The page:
The afternoon was unforgettable in so many ways.  We took an elephant back safari, which was the most amazing thing I have ever done so far.  I got to ride Tatu, who I originally named Thor, with Steven the driver.  It was surprising how rough her skin was and how coarse her hairs were.  She was the oldest of the women and was a mother to the other elephants. Still, she had little manners and had no trouble ripping down branches and veering off track whenever she pleased.  We were able to see two lions, buffalo, kudu, and wild elephants throughout the trip.  At the end we got to feed the elephants and take pictures.  I don’t think I stopped smiling once, I felt like a kid at Disney World.  I was able to buy Tatu’s footprint, the proceeds of which go to the anti-poaching organization.

The rest of the night was spent at Shoestrings dancing and people watching, and moved to the Hunters bar until 2 in the morning.  I met some interesting people throughout the night, but can honestly say that I can do without a repeat.  When given the choice between clubbing in Zimbabwe and sleeping, I’d much rather sleep.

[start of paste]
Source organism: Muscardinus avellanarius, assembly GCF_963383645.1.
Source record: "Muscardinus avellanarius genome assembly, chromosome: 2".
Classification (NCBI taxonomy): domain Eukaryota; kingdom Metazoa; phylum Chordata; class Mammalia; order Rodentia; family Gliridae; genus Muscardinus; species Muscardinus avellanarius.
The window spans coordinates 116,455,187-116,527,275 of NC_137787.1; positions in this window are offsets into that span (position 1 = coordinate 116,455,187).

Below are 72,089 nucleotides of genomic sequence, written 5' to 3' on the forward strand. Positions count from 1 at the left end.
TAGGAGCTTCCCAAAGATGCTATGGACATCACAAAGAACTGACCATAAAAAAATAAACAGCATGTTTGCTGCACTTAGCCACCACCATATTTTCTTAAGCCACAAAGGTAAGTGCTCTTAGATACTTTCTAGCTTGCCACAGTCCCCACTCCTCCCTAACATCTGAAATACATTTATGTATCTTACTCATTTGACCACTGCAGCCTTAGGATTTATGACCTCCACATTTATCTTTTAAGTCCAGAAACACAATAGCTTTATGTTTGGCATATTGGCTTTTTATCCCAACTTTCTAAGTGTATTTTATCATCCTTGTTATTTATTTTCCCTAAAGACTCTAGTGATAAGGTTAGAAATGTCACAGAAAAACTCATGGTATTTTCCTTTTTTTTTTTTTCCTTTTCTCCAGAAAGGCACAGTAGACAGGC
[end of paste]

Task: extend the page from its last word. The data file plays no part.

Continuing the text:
We went to the falls the next day, an experience pictures and words cannot possibly do justice.  Standing at the edge of a cliff looking at the falls was breathtaking and overpowering; I have never seen something so unbelievably beautiful.  We were soaked from the spray, but that only made our time there more enjoyable.  I was able to stand just inches away from the falls, and with rapids and a double rainbow behind me, I felt invincible.  I’ll leave my descriptions at this, because you just have to go there to see it yourself.


Shawnda: Time is a luxury

July 12, 2011

“Difficult times have helped me to understand better than before, how infinitely rich and beautiful life is in ever way, and that so many things that one goes worrying about are of no importance whatsoever…” [Isak Dinesen]

“You can’t change the past, but you can ruin the present by worrying about the future”

For some reason I am in a quote-y mood.  I just realized that the University’s wireless will let me search the iTunes store.  How have I missed this for so long?!  I have been so musically deprived; all the while I could have walked across the street and solved the problem.